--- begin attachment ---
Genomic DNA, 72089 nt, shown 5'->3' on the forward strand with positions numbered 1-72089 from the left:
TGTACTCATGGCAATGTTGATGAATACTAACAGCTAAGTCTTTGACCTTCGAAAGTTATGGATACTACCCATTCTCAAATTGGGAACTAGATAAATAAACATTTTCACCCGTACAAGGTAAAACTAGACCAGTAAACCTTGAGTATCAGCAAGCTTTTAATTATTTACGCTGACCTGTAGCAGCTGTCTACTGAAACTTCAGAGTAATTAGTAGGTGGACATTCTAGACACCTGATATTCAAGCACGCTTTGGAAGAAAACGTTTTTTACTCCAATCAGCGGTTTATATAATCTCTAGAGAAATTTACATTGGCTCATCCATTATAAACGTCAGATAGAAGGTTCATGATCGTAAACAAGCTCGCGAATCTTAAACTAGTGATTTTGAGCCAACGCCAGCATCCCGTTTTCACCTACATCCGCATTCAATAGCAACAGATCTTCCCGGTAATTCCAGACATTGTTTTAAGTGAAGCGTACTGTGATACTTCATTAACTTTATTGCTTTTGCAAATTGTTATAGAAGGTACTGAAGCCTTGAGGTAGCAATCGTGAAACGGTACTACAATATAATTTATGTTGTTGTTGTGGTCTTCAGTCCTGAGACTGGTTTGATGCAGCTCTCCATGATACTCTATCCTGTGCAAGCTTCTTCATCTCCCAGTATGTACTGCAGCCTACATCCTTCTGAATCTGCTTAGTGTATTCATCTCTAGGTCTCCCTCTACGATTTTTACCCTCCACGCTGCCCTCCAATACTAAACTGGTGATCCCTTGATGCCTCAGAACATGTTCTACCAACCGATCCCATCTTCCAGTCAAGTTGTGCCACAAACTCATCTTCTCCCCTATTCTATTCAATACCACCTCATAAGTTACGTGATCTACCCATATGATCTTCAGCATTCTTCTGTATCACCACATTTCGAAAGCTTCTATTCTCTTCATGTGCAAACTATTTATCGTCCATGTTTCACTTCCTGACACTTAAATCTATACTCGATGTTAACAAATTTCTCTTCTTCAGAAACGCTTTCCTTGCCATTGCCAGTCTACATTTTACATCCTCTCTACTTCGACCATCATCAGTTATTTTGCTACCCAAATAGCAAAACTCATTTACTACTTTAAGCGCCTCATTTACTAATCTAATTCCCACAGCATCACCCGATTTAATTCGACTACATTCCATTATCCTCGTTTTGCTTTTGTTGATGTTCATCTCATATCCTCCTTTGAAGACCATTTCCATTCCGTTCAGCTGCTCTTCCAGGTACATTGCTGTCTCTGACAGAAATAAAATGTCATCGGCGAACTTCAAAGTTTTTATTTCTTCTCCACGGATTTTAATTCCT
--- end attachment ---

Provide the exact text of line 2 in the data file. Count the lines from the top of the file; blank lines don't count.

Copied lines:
TGTACTCATGGCAATGTTGATGAATACTAACAGCTAAGTCTTTGACCTTCGAAAGTTATGGATACTACCCATTCTCAAATTGGGAACTAGATAAATAAACATTTTCACCCGTACAAGGTAAAACTAGACCAGTAAACCTTGAGTATCAGCAAGCTTTTAATTATTTACGCTGACCTGTAGCAGCTGTCTACTGAAACTTCAGAGTAATTAGTAGGTGGACATTCTAGACACCTGATATTCAAGCACGCTTTGGAAGAAAACGTTTTTTACTCCAATCAGCGGTTTATATAATCTCTAGAGAAATTTACATTGGCTCATCCATTATAAACGTCAGATAGAAGGTTCATGATCGTAAACAAGCTCGCGAATCTTAAACTAGTGATTTTGAGCCAACGCCAGCATCCCGTTTTCACCTACATCCGCATTCAATAGCAACAGATCTTCCCGGTAATTCCAGACATTGTTTTAAGTGAAGCGTACTGTGATACTTCATTAACTTTATTGCTTTTGCAAATTGTTATAGAAGGTACTGAAGCCTTGAGGTAGCAATCGTGAAACGGTACTACAATATAATTTATGTTGTTGTTGTGGTCTTCAGTCCTGAGACTGGTTTGATGCAGCTCTCCATGATACTCTATCCTGTGCAAGCTTCTTCATCTCCCAGTATGTACTGCAGCCTACATCCTTCTGAATCTGCTTAGTGTATTCATCTCTAGGTCTCCCTCTACGATTTTTACCCTCCACGCTGCCCTCCAATACTAAACTGGTGATCCCTTGATGCCTCAGAACATGTTCTACCAACCGATCCCATCTTCCAGTCAAGTTGTGCCACAAACTCATCTTCTCCCCTATTCTATTCAATACCACCTCATAAGTTACGTGATCTACCCATATGATCTTCAGCATTCTTCTGTATCACCACATTTCGAAAGCTTCTATTCTCTTCATGTGCAAACTATTTATCGTCCATGTTTCACTTCCTGACACTTAAATCTATACTCGATGTTAACAAATTTCTCTTCTTCAGAAACGCTTTCCTTGCCATTGCCAGTCTACATTTTACATCCTCTCTACTTCGACCATCATCAGTTATTTTGCTACCCAAATAGCAAAACTCATTTACTACTTTAAGCGCCTCATTTACTAATCTAATTCCCACAGCATCACCCGATTTAATTCGACTACATTCCATTATCCTCGTTTTGCTTTTGTTGATGTTCATCTCATATCCTCCTTTGAAGACCATTTCCATTCCGTTCAGCTGCTCTTCCAGGTACATTGCTGTCTCTGACAGAAATAAAATGTCATCGGCGAACTTCAAAGTTTTTATTTCTTCTCCACGGATTTTAATTCCT